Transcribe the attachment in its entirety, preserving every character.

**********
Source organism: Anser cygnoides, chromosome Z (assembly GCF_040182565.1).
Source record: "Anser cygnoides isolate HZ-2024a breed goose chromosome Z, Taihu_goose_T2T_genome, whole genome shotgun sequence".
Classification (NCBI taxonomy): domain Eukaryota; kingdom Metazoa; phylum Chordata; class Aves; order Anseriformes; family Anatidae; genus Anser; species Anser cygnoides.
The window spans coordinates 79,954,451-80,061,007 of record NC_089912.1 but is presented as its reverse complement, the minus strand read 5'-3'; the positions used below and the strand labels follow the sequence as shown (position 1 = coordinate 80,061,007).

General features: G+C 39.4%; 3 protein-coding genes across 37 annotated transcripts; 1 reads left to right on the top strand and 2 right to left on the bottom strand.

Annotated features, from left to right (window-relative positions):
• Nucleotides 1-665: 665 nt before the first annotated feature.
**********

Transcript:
Source organism: Anser cygnoides, chromosome Z (assembly GCF_040182565.1).
Source record: "Anser cygnoides isolate HZ-2024a breed goose chromosome Z, Taihu_goose_T2T_genome, whole genome shotgun sequence".
Classification (NCBI taxonomy): domain Eukaryota; kingdom Metazoa; phylum Chordata; class Aves; order Anseriformes; family Anatidae; genus Anser; species Anser cygnoides.
The window spans coordinates 79,954,451-80,061,007 of record NC_089912.1 but is presented as its reverse complement, the minus strand read 5'-3'; the positions used below and the strand labels follow the sequence as shown (position 1 = coordinate 80,061,007).

General features: G+C 39.4%; 3 protein-coding genes across 37 annotated transcripts; 1 reads left to right on the top strand and 2 right to left on the bottom strand.

Annotated features, from left to right (window-relative positions):
• Nucleotides 1-665: 665 nt before the first annotated feature.